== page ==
Microsoft data center steadily taking shape
Friday, March 04, 2011 7:00 AM
A cloud is forming in West Des Moines, where city leaders hope others will form.
In this case, the cloud will exist in a cluster of modular servers at the Microsoft Corp. data center. That’s where documents, images, music and more digital data will be stored and delivered, possibly to Greater Des Moines, possibly to a business in India.
The first of six modular units that are planned for the data center was to be delivered March 1. By late spring, all six will be connected by a structure called a spine, with another connection to a 40,000-square-foot administration building. The spine is in place, as is the framework of the administration center.
Also on site at the $100 million project are eight backup power generators.
When completed, the data center will employ about 25 people at an average annual salary of $31,000.
Microsoft announced last year that it would proceed with the project, which was first announced in August 2008 and originally conceived on a much grander, $600 million scale. Current construction at the 41-acre site at South 88th Street and Grand Avenue allows for future additions.
The data center will be an anchor for other high-tech businesses along what the city calls the Grand Technology Gateway (a name the city has trademarked), which will stretch from the Des Moines Area Community College (DMACC) technology campus west to 105th Street.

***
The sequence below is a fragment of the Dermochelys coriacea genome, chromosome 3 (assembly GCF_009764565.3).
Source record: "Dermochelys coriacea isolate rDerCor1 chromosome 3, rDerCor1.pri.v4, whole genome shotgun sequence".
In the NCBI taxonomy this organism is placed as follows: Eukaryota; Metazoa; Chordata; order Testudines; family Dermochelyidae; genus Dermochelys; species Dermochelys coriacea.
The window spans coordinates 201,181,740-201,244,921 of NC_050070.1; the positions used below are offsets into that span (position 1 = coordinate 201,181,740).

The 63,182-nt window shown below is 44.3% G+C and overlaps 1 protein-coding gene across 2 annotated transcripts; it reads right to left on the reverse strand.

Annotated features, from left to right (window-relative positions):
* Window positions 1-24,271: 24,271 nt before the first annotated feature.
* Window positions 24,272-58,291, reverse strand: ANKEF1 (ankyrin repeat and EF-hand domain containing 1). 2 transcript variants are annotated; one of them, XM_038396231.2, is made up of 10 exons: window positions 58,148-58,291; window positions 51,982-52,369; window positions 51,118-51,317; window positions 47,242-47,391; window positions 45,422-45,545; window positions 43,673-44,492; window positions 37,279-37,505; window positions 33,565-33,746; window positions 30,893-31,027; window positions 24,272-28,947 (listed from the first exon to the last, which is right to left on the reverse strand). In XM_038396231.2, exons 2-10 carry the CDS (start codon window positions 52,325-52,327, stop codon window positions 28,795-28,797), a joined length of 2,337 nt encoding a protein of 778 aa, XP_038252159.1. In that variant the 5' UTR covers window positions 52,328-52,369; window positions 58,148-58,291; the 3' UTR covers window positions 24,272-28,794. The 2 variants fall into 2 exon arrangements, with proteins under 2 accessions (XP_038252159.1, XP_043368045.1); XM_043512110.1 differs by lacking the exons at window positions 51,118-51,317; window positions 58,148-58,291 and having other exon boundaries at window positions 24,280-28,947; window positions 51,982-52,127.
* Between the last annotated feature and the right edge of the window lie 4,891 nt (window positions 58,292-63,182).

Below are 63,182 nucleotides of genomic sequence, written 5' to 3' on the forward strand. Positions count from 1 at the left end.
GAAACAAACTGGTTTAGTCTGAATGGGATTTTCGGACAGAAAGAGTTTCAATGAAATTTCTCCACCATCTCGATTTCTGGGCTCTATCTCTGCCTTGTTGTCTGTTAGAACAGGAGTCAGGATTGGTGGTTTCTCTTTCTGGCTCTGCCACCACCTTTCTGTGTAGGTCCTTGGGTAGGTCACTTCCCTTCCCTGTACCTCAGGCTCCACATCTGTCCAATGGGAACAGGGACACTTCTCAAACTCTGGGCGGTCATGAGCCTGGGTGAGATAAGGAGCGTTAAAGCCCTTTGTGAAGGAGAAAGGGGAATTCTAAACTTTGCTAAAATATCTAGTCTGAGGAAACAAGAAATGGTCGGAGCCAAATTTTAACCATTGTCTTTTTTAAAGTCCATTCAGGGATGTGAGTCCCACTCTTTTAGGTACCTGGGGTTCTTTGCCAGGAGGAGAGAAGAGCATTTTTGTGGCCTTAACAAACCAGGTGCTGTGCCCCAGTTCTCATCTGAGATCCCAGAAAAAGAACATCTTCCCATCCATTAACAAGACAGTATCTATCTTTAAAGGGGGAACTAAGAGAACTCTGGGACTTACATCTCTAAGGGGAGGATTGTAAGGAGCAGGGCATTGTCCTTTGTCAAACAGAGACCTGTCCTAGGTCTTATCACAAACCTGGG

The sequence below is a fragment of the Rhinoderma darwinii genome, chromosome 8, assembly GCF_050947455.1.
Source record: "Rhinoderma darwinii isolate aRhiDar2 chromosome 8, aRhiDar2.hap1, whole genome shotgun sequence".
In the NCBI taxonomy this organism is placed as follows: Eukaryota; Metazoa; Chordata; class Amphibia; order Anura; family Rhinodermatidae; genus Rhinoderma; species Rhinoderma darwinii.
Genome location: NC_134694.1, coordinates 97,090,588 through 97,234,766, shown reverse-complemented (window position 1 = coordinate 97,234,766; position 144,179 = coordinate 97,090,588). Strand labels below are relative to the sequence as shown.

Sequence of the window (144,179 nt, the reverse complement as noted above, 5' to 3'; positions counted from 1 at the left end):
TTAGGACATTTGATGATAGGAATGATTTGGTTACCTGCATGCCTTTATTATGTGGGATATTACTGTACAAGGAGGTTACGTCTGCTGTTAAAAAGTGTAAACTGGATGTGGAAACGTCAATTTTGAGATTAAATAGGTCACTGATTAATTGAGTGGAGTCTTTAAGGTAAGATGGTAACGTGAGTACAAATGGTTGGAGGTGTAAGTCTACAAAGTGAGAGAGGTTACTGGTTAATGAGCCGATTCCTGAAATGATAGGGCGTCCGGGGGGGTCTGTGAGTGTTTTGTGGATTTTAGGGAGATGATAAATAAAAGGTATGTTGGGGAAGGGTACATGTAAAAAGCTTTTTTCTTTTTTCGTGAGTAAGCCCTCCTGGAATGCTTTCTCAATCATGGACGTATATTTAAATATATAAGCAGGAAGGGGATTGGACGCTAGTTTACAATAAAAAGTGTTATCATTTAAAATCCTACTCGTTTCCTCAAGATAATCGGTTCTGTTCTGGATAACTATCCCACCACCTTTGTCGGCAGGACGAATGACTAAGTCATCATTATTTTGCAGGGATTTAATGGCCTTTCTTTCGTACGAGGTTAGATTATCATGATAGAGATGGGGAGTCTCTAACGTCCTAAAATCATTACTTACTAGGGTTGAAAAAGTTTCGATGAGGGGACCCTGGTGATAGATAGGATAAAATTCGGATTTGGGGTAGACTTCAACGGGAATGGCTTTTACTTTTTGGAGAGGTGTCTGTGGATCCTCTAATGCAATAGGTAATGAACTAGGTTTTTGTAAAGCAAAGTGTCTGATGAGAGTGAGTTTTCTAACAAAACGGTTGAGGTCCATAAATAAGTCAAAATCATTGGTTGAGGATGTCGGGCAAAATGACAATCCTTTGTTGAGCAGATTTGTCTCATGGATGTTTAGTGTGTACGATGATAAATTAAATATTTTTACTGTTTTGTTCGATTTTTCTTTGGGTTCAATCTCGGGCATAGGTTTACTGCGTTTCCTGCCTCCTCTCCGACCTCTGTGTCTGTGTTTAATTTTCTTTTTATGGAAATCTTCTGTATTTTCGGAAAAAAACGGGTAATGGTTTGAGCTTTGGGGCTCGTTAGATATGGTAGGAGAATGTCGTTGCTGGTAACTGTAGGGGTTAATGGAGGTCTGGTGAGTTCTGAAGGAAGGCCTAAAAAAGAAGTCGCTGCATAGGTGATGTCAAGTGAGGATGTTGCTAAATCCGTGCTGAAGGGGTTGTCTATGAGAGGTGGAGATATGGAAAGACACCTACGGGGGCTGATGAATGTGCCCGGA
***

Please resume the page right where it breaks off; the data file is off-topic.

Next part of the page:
West Des Moines is spending $8 million to extend Grand from the DMACC campus to South 88th, pave the street between Raccoon River Drive and Booneville Road, lay conduit for fiber-optic lines, and install water mains and storm and wastewater sewer lines.
Left-turn lanes from the eastbound portion of Grand must be completed, along with through lanes at the intersection of Grand and South 88th.
Some paving work remains for South 88th.
To recoup those costs, the city and Microsoft agreed to a minimum property assessment of $15 million. If the valuation exceeds $18 million, the city will use tax increment financing to return the excess property taxes to Microsoft. The agreement expires in 19 years or when West Des Moines recovers its development costs.
The city has completed about 90 percent of the paving, grading and underground work on the project. Work has included relocation of a 30-inch water main, construction of culverts and installation of a new Iowa Interstate Railroad train crossing.
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